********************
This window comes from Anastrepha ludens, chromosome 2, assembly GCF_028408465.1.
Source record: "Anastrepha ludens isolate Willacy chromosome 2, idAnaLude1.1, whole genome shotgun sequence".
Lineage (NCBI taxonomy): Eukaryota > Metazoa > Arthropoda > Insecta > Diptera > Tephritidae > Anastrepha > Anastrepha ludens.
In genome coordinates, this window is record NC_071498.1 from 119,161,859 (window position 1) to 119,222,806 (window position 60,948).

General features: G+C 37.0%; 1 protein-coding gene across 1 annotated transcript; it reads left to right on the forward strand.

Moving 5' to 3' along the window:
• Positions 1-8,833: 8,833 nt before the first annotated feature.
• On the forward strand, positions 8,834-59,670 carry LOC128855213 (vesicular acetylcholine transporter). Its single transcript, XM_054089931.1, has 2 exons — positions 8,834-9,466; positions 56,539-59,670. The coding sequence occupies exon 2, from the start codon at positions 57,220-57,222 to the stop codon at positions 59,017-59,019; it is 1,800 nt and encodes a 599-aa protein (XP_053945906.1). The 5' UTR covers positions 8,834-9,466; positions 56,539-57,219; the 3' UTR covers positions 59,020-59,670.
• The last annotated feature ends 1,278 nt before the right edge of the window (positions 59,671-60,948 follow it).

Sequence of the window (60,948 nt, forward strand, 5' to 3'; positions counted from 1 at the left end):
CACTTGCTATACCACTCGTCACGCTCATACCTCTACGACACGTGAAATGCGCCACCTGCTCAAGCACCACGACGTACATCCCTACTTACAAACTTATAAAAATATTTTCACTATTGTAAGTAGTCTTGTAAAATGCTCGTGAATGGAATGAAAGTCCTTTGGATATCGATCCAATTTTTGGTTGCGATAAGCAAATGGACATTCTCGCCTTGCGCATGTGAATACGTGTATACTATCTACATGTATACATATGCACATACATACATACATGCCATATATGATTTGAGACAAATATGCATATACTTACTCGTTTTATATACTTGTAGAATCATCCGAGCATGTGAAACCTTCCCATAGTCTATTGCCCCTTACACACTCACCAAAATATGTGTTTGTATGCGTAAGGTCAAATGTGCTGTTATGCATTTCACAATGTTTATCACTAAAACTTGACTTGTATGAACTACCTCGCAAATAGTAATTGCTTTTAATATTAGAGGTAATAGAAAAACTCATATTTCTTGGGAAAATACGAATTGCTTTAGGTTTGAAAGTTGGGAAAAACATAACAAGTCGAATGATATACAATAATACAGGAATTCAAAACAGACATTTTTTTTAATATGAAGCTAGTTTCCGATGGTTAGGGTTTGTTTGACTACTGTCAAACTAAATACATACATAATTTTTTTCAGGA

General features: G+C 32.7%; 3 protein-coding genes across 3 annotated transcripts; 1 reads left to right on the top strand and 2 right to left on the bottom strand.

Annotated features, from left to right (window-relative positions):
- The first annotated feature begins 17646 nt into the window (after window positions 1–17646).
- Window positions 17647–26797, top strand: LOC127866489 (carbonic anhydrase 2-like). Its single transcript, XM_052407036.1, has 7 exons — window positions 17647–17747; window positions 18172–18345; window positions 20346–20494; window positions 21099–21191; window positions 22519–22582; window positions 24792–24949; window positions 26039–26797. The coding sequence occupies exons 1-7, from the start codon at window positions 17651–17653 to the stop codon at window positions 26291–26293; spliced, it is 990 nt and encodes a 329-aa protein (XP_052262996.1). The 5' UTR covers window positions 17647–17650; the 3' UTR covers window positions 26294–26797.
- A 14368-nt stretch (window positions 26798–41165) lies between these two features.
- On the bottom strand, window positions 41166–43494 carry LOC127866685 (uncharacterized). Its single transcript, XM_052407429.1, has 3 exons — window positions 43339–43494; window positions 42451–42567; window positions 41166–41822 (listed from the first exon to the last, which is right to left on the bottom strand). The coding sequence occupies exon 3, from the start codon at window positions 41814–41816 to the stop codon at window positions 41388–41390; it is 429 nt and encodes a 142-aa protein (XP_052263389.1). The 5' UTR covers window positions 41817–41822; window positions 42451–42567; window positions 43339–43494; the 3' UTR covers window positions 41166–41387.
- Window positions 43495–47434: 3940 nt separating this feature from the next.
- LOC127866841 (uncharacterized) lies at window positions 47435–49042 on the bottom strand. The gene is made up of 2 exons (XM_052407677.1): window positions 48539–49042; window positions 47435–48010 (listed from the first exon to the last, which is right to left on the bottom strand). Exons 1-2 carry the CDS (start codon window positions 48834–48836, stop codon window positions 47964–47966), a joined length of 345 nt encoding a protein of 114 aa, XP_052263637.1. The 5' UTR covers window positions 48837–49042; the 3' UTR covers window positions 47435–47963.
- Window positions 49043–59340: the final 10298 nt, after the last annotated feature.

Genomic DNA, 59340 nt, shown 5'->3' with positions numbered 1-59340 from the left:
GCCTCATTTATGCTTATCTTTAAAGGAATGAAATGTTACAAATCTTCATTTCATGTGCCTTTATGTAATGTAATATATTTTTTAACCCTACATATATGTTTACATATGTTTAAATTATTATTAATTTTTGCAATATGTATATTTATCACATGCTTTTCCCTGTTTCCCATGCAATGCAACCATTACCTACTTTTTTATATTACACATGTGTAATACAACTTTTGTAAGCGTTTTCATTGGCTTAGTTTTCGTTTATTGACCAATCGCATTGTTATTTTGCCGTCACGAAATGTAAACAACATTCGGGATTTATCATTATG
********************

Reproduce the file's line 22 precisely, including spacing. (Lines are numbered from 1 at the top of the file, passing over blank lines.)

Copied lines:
GCCTCATTTATGCTTATCTTTAAAGGAATGAAATGTTACAAATCTTCATTTCATGTGCCTTTATGTAATGTAATATATTTTTTAACCCTACATATATGTTTACATATGTTTAAATTATTATTAATTTTTGCAATATGTATATTTATCACATGCTTTTCCCTGTTTCCCATGCAATGCAACCATTACCTACTTTTTTATATTACACATGTGTAATACAACTTTTGTAAGCGTTTTCATTGGCTTAGTTTTCGTTTATTGACCAATCGCATTGTTATTTTGCCGTCACGAAATGTAAACAACATTCGGGATTTATCATTATG